Whose responsibility is it to make one “job-ready”?


The industry cribs all the time that Indian education doesn’t produce enough job-ready people. I wonder, is it the responsibility of the schools/colleges to make one job ready by training them on specific tasks? Or is it the school/college’s responsibility to provide the students with the general tools and knowledge of theories and practices that will help when they take up a job. No school/college ever knows what job each of its students will take up. So, it is not possible to train the students on specific tasks! It is fair that they impart training that is general in nature. And, it is obvious that such general training may not be useful for specific employers.

The employers have all the specific processes and equipments that can be used for demonstration and making the new entrant job-ready for that specific job. Only employers can provide this customised training required to make the best job fit. So,  shouldn’t the employers be training them? Are the employers shirking responsibilities? Do all the employers in our country today have customised training for their new recruits/staff?

Standard Reply: The employers fear that whoever they train will soon escape to some other employer and so they don’t want to invest. Really? So, the alternate solution is you crib and take in half trained people and use them immediately to deliver services and products which are equally half baked?

Is trainee/apprenticeship period for training new recruits and making them job ready? Or is it a few months when the new recruit is like any other experienced employee, expected to deliver but at a lower cost and with the flexibility to be fired at short notice?

(Views of an outsider who is very much a part of the story.)

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3 Comments

  1. I think it is an interesting argument. The purpose of education cannot be to make one ‘job-ready’. If that were the purpose, then we would have people that are very limited in their thinking and lacking the ability to push intellectual boundaries. Indeed, I would argue that it is actually a problem that one sees in India, with multiple professional/vocational courses like MBAs/engineering programmes. Education should ideally have a higher goal: that of providing analytical skills, the ability to rationalise, argue and continually learn. Being ready for a “job” should ideally be an oblique benefit. Once someone chooses a profession, it should ideally be the responsibility of both the employer and the employee to upgrade skills or be prepared for the task at hand. One can easily build in training/achievement of specific skills as a part of a person’s goals/KRAs for that year, which should ideally be planned such that the employer and the employee benefits. As for the fear that people might leave, yes it is valid. But only for organisations that are not quite providing what the employee desires, which could be anything from adequate pay, a good working environment, growth path, or a combination of any of these and many more factors. In fact, attrition and training can have an inverse relationship, as is seen in the civil services in India. Organisations need to shed their insecurities and use high employee attrition as a metric to introspect. Not providing adequate training can hardly be the answer to addressing challenges of employee attrition.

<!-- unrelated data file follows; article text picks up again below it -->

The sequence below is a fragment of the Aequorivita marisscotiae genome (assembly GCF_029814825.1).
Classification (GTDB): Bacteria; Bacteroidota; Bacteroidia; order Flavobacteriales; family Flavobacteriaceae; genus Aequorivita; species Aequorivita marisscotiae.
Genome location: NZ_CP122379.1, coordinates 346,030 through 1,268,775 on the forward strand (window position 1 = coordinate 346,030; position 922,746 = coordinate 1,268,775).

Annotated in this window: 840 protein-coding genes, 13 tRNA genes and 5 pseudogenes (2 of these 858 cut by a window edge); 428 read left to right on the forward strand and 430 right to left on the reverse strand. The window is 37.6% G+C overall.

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  2. I think what the industry is asking for is electronics engineers who can explain how a transistor works and financial management graduates who can at least remember the Break Even Point formula. I am the kind who will fail the former test and I have had experience of people failing the second.

    The employability issue is only a tip of the iceberg of larger challenges of the education system. Fixing responsibility is a tricky game.

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    1. Agreed Thomas. Our education system isn’t without faults and that is a matter of discussion as well but what would you say when a data analysis company wants a new joinee to be a whiz in spreadsheet programs but doesn’t want to train him/her? How can you be expected to be a whiz in spreadsheets unless you really work on it? Also, what would you say when a hospitality industry employer wants to recruit only those who have prior experience? And so on.

      So yes, it could be wrong to put the entire blame on the industry but when it comes to employability as such, the industry needs to do more for its own sake. If the employers were to say that “training” was not a core function, I would be bothered, but then with the pop construct/argument of specialisation as a way of increasing efficiency I might say that it is ok to outsource training to other specialised organisations. The question remains, will the employers pay a part of the cheque? Not everybody I guess.

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